BHR Prostate Cancer Research Program

BHR-200 (transdermal estradiol gel)

BHR Pharma is developing BHR-200 (transdermal estradiol gel) for the palliative treatment of advanced androgen-sensitive carcinoma of the prostate. The investigational agent uses a proprietary transdermal estradiol formulation. It is targeted to be maintenance treatment in patients in whom so-called "androgen-deprivation therapy" or ADT has successfully lowered their circulating testosterone levels.

According to the American Cancer Society:[1]

  • Other than skin cancer, prostate cancer is the most common cancer in American men
  • In 2015, About 220,800 new cases of prostate cancer will be diagnosed
    • About 1 man in 7 will be diagnosed with prostate cancer during his lifetime
    • Prostate cancer occurs mainly in older men. About 6 cases in 10 are diagnosed in men aged 65 or older, and it is rare before age 40
    • The average age at the time of diagnosis is about 66
  • Prostate cancer is the second leading cause of cancer death in American men, behind only lung cancer
    • In 2015, 27,540 deaths will be caused by the disease
    • About 1 man in 38 will die of prostate cancer
  • Prostate cancer can be a serious disease, but most men diagnosed with prostate cancer do not die from it.
  • More than 2.9 million men in the United States who have been diagnosed with prostate cancer at some point are still alive today.

Understanding Prostate Cancer

Virtually all prostate cancer is initially hormone-sensitive, meaning growth is promoted in the presence of androgens like testosterone and its more potent metabolite dihydrotestosterone.[2]

Treating Prostate Cancer

The most common pharmacological treatment for prostate cancer is ADT, which aims to lower a patient's testosterone levels.[3] The original non-surgical therapy to accomplish ADT involved the use of estrogens, specifically a synthetic estrogen called diethylstilbestrol or DES.[4] DES works by inhibiting the release of gonadotropin-releasing hormone (GnRH) in the brain[5] which blocks the gonadal production of testosterone and its metabolites.[6]DES, however, became associated with a significant level of thromboembolic and other cardiovascular events.[7] Today analogs of GnRH, like leuprolide and other GnRH agonists, are the standard of care for most prostate cancers.[8]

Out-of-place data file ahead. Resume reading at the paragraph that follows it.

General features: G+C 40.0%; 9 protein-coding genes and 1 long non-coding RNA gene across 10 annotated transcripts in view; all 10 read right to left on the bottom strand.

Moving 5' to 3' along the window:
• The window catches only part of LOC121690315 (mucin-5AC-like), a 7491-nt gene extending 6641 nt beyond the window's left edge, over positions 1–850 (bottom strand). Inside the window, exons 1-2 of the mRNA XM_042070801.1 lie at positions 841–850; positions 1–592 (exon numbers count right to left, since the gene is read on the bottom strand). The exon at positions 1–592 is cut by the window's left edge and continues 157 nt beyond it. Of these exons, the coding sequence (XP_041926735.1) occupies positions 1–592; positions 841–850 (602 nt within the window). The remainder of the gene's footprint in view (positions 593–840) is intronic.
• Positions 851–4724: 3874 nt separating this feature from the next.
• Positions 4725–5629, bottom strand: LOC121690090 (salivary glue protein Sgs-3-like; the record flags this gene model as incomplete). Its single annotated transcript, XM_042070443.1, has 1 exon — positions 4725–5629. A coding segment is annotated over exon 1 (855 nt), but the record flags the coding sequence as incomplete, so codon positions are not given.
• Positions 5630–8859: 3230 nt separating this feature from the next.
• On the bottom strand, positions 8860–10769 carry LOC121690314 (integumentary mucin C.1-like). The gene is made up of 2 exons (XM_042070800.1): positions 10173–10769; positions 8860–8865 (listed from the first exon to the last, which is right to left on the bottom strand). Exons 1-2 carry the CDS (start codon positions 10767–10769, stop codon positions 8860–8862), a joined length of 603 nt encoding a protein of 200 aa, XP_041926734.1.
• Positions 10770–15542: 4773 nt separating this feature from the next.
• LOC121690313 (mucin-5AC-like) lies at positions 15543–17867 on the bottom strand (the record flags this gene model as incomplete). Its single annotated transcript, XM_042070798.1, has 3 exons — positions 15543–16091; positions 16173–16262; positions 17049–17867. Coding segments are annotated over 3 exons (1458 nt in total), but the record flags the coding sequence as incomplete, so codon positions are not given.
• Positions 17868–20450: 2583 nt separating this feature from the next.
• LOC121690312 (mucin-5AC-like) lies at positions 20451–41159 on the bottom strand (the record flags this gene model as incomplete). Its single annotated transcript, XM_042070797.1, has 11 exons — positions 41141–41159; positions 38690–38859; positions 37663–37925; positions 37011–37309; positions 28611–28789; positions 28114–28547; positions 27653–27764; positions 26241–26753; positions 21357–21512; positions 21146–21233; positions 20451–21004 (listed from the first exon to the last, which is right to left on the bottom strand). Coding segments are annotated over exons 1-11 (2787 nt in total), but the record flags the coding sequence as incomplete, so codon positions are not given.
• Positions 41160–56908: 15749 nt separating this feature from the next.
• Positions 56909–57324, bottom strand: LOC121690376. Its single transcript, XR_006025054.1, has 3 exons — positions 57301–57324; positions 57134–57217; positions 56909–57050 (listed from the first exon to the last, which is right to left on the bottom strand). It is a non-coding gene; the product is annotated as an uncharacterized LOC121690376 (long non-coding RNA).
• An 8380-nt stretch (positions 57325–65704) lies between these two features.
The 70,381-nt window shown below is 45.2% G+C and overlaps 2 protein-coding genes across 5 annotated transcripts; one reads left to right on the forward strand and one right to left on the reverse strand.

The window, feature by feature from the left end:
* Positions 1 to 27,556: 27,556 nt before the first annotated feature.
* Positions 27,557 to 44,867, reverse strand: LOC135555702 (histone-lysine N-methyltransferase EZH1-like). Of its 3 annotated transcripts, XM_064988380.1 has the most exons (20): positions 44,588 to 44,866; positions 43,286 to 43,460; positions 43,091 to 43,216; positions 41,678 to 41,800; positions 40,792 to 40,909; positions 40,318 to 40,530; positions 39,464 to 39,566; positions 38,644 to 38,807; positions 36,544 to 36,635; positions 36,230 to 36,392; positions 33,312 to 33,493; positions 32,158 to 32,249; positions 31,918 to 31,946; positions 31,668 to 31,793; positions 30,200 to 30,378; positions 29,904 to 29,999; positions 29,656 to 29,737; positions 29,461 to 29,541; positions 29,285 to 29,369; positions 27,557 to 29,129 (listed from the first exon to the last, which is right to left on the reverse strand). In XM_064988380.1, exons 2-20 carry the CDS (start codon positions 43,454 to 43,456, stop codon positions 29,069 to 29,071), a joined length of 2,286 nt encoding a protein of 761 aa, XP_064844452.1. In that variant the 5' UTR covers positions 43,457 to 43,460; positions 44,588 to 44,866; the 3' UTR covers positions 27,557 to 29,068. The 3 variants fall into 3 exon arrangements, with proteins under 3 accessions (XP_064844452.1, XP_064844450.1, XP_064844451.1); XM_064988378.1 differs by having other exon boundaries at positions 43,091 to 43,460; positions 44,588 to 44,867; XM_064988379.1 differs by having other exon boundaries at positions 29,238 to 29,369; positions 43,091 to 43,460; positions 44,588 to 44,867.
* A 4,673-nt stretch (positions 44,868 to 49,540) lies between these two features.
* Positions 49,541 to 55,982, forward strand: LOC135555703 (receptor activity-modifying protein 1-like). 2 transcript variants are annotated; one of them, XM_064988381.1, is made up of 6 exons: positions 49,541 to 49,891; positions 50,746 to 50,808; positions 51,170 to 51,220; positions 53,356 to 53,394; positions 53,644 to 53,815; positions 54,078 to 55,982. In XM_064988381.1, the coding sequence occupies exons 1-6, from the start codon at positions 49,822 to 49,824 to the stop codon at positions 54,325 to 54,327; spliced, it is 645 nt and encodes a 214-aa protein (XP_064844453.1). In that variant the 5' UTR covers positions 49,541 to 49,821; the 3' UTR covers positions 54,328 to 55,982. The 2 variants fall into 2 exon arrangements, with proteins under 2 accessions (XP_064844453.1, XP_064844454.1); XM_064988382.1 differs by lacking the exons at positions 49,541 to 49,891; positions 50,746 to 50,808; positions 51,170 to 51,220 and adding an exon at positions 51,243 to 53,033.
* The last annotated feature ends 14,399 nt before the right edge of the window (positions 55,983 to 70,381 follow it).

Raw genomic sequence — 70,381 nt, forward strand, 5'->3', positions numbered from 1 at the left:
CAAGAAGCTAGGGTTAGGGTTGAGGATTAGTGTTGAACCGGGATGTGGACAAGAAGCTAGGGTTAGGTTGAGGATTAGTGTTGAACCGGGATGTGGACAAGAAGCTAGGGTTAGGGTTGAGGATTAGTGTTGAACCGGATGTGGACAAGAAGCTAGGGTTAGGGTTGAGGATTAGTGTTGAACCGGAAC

But GnRH agonists deplete both testosterone and estrogen - testosterone's natural metabolite. Thus, they are associated with an increased risk of osteoporosis,[9] obesity, altered lipid profiles, cardiovascular disease and cardiovascular death, symptoms of metabolic disorder like increased insulin resistance,[10] and vasomotor symptoms like "hot flashes."[11]

BHR-200 (transdermal estradiol gel) delivers the body's natural estrogen, estradiol, through transdermal application. Data suggest that by delivering estradiol transdermally, rather than orally, the thromboembolic events seen with earlier estrogen therapies will be substantially mitigated, and the use of estrogen should avoid the bone loss, hot flashes, and several other problems associated with the GnRH agonists.[12]

Maintenance Suppression of Testosterone With Transdermal Estradiol (MASTERS) Study

BHR launched the Maintenance Suppression of Testosterone With Transdermal Estradiol (MASTERS) study in March 2015 to evaluate the safety and efficacy of three different doses of BHR-200 versus placebo for the maintenance of testosterone in men with advanced androgen-sensitive prostate cancer. The multi-center, randomized, double-blind, placebo-controlled, dose finding study will enroll approximately 120 men and is expected to be completed in October 2016.


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